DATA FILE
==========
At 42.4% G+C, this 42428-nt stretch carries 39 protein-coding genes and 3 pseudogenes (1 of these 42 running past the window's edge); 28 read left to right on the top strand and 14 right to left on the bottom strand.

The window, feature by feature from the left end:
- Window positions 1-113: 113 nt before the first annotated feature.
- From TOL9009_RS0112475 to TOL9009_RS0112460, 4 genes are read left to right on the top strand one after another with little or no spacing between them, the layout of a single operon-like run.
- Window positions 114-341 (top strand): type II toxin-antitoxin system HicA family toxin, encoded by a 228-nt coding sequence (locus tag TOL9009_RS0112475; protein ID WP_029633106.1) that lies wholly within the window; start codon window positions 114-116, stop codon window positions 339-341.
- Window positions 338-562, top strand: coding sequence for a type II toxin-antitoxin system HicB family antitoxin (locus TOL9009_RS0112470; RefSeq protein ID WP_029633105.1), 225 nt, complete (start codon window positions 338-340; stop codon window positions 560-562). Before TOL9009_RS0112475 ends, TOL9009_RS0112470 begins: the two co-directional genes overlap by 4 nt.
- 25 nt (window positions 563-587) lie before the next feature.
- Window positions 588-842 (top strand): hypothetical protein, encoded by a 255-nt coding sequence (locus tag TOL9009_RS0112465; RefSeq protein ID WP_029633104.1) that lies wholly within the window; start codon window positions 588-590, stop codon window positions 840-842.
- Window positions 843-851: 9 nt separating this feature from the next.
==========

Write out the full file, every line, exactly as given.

At 42.4% G+C, this 42428-nt stretch carries 39 protein-coding genes and 3 pseudogenes (1 of these 42 running past the window's edge); 28 read left to right on the top strand and 14 right to left on the bottom strand.

The window, feature by feature from the left end:
- Window positions 1-113: 113 nt before the first annotated feature.
- From TOL9009_RS0112475 to TOL9009_RS0112460, 4 genes are read left to right on the top strand one after another with little or no spacing between them, the layout of a single operon-like run.
- Window positions 114-341 (top strand): type II toxin-antitoxin system HicA family toxin, encoded by a 228-nt coding sequence (locus tag TOL9009_RS0112475; protein ID WP_029633106.1) that lies wholly within the window; start codon window positions 114-116, stop codon window positions 339-341.
- Window positions 338-562, top strand: coding sequence for a type II toxin-antitoxin system HicB family antitoxin (locus TOL9009_RS0112470; RefSeq protein ID WP_029633105.1), 225 nt, complete (start codon window positions 338-340; stop codon window positions 560-562). Before TOL9009_RS0112475 ends, TOL9009_RS0112470 begins: the two co-directional genes overlap by 4 nt.
- 25 nt (window positions 563-587) lie before the next feature.
- Window positions 588-842 (top strand): hypothetical protein, encoded by a 255-nt coding sequence (locus tag TOL9009_RS0112465; RefSeq protein ID WP_029633104.1) that lies wholly within the window; start codon window positions 588-590, stop codon window positions 840-842.
- Window positions 843-851: 9 nt separating this feature from the next.